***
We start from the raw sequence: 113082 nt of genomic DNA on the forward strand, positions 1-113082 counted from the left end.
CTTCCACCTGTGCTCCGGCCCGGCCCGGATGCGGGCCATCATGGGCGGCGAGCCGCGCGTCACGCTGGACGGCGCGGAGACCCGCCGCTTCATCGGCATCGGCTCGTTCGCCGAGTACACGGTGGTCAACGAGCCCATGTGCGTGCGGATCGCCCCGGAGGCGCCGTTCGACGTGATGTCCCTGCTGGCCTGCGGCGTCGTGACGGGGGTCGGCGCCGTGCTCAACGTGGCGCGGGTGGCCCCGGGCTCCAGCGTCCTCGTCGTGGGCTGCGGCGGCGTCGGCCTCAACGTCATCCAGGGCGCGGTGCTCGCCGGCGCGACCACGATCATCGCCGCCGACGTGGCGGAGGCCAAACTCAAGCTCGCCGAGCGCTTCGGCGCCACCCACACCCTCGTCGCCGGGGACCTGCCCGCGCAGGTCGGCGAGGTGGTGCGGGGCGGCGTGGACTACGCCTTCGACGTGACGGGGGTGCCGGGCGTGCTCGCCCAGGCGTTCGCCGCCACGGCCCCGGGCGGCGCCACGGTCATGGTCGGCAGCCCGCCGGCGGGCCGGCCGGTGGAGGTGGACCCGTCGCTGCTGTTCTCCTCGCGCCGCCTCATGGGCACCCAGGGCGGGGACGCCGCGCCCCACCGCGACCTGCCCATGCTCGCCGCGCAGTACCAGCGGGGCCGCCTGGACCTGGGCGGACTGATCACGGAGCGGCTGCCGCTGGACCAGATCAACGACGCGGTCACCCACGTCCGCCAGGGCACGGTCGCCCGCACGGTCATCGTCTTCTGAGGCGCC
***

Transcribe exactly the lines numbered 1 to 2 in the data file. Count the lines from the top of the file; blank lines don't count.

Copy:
We start from the raw sequence: 113082 nt of genomic DNA on the forward strand, positions 1-113082 counted from the left end.
CTTCCACCTGTGCTCCGGCCCGGCCCGGATGCGGGCCATCATGGGCGGCGAGCCGCGCGTCACGCTGGACGGCGCGGAGACCCGCCGCTTCATCGGCATCGGCTCGTTCGCCGAGTACACGGTGGTCAACGAGCCCATGTGCGTGCGGATCGCCCCGGAGGCGCCGTTCGACGTGATGTCCCTGCTGGCCTGCGGCGTCGTGACGGGGGTCGGCGCCGTGCTCAACGTGGCGCGGGTGGCCCCGGGCTCCAGCGTCCTCGTCGTGGGCTGCGGCGGCGTCGGCCTCAACGTCATCCAGGGCGCGGTGCTCGCCGGCGCGACCACGATCATCGCCGCCGACGTGGCGGAGGCCAAACTCAAGCTCGCCGAGCGCTTCGGCGCCACCCACACCCTCGTCGCCGGGGACCTGCCCGCGCAGGTCGGCGAGGTGGTGCGGGGCGGCGTGGACTACGCCTTCGACGTGACGGGGGTGCCGGGCGTGCTCGCCCAGGCGTTCGCCGCCACGGCCCCGGGCGGCGCCACGGTCATGGTCGGCAGCCCGCCGGCGGGCCGGCCGGTGGAGGTGGACCCGTCGCTGCTGTTCTCCTCGCGCCGCCTCATGGGCACCCAGGGCGGGGACGCCGCGCCCCACCGCGACCTGCCCATGCTCGCCGCGCAGTACCAGCGGGGCCGCCTGGACCTGGGCGGACTGATCACGGAGCGGCTGCCGCTGGACCAGATCAACGACGCGGTCACCCACGTCCGCCAGGGCACGGTCGCCCGCACGGTCATCGTCTTCTGAGGCGCC